Progressive Cypriots reiterate resolve to secure peace and unity in the divided island

Working class sections and peace groups have called for opening up more crossing points on the Green Line which divides Cyprus. They also resolved to intensify the struggle for the reunification of the country within the framework of a bi-zonal and bi-communal federal solution

May 31, 2023 by Peoples Dispatch
31-05 Cyprus Unity
(Photo: via AKEL International)

Progressive sections in the Republic of Cyprus and in Turkish-controlled Cyprus organized a major demonstration on Saturday, May 27, to reiterate their resolve to secure peace and unity in the ethnically and politically divided island. On the call of groups including the Peace Generation United by Hope and the Bi-communal Peace Initiative United Cyprus, two demonstrations under the banner ‘Breaking New Ground – Reuniting Cyprus’ were organized on both sides of Green Line in the divided city of Nicosia. 

Groups such as the Progressive Party of Working People (AKEL), United Democratic Youth Organisation (EDON), Cyprus Peace Council, Republican Turkish Party (CTP), CTP-Youth, Sol Hareket, Pancyprian Federation of Trade Unions (PEO), and POGO Women’s Movement participated in the march which moved from both sides towards the Ledra crossing point on the Green Line. The protesters called for opening up of new crossing points on the Green Line which divides Cyprus, and resolved to intensify the struggle for reunification of the country within the framework of a bi-zonal and bi-communal federal solution.

The Mediterranean island of Cyprus is currently divided into two zones. One forms the Republic of Cyprus with a Greek Cypriot majority, while the northern part of the island is under the control of Turkey, where Turkish Cypriots are in majority. The 180 km-long United Nations Buffer Zone or the Green Line that divides the island of Cyprus is the narrowest at Nicosia city, where only a few meters separate the two sides.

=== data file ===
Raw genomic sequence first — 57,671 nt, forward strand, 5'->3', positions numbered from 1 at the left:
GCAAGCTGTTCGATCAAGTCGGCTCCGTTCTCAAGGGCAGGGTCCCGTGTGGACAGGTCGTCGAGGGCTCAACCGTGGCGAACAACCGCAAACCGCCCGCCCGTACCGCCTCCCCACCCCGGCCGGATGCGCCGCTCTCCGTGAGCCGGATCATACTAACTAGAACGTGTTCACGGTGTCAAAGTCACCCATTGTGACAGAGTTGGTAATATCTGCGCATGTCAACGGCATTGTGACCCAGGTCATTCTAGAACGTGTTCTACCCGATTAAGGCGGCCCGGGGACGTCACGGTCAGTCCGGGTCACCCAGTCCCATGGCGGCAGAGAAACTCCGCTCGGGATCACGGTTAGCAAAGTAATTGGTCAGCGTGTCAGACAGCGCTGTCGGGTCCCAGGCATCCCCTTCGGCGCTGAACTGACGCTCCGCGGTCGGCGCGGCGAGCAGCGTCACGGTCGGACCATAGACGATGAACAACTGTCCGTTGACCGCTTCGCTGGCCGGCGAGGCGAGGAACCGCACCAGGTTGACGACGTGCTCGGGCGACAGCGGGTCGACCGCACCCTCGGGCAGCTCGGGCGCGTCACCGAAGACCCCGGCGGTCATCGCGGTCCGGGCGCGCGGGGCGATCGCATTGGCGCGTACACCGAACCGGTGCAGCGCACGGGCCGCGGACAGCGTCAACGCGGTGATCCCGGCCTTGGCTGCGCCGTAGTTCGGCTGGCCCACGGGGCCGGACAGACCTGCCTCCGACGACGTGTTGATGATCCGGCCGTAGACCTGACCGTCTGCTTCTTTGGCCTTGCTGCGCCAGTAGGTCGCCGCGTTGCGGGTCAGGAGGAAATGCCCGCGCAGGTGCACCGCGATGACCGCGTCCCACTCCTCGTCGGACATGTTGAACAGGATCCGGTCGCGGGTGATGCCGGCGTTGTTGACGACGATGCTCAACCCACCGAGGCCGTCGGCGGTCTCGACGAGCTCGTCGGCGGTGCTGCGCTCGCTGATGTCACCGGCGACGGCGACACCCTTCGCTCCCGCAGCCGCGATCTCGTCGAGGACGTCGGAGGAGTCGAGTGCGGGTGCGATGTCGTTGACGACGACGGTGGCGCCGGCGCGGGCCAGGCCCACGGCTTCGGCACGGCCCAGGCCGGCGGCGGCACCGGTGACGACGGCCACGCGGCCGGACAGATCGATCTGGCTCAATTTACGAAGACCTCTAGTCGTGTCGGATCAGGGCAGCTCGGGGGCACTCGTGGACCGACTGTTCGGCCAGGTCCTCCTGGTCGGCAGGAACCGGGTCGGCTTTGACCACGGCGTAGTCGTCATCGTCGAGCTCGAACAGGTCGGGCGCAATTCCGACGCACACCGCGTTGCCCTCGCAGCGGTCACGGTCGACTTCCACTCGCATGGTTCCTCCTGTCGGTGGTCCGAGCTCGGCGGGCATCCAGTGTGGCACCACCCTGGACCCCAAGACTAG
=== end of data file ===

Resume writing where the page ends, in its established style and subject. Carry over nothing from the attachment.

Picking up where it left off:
The British colonial administration that directly ruled Cyprus (1914-1960) purposefully tried to divide the islanders along ethnic lines in order to weaken the independence movement. Even after attaining independence from the British in 1960, ethnic tensions prevailed on the island between Greek and Turkish Cypriots. Hyper-nationalists on both sides, with the backing of the Greek and Turkish establishments, confronted each other, causing the escalation of the ethnic conflict during 1963-64.

In 1974, a coup backed by the Greek military and the Turkish military’s response resulted in the de-facto division of Cyprus on ethnic lines and the internal displacement of thousands of Cypriots. On November 15, 1983, the Turkish-controlled northern areas of Cyprus unilaterally declared independence and proclaimed the establishment of the Turkish Republic of Northern Cyprus, which was recognized by Turkey but rejected by the Republic of Cyprus and the UN, among others. 

Even though many rounds of talks have been held between the political leaderships of the Republic of Cyprus and Turkish Cyprus, they have been hindered by far-right and hyper-nationalist sections and parties on both sides. On the other hand, progressive sections on both sides have been calling for a federal solution for the reunification of the country. 

The tightening grip of Ankara on Northern Cyprus’ affairs under President Recep Tayyip Erdoğan is also a major hindrance in the path of peace. Many progressive political figures and journalists in Northern Cyprus have been facing persecution by the authorities for their criticism of Erdoğan. Despite such repression, progressive sections and peace groups on both sides continue to strive for peace and unity.

In his statement on May 27, Stefanos Stefanou, the general secretary of the Progressive Party of Working People (AKEL), said that “AKEL participates in today’s event held by a number of Greek Cypriot and Turkish Cypriot organizations to support the opening of more crossing points that will further facilitate contact between Greek Cypriots and Turkish Cypriots.”

“Meanwhile, we stress that opening the barricades is not the only solution to the problem. The existing problems will be radically resolved through the solution of the Cyprus problem. A solution within the framework of a bi-zonal, bi-communal federation with political equality as defined by the United Nations, but until the solution is reached, all those measures should be taken that will help build trust between the two communities and at the same time will send a message about the need to reach a solution,” he added.

While addressing the mobilization on Saturday, the leader of the Sol Hareket, Abdullah Korkmazhan, said that they were continuing the struggle for opening new crossing points, unification of the island, and improving international relations. “We want a Cyprus with no barricades and where all our citizens live freely,” he said.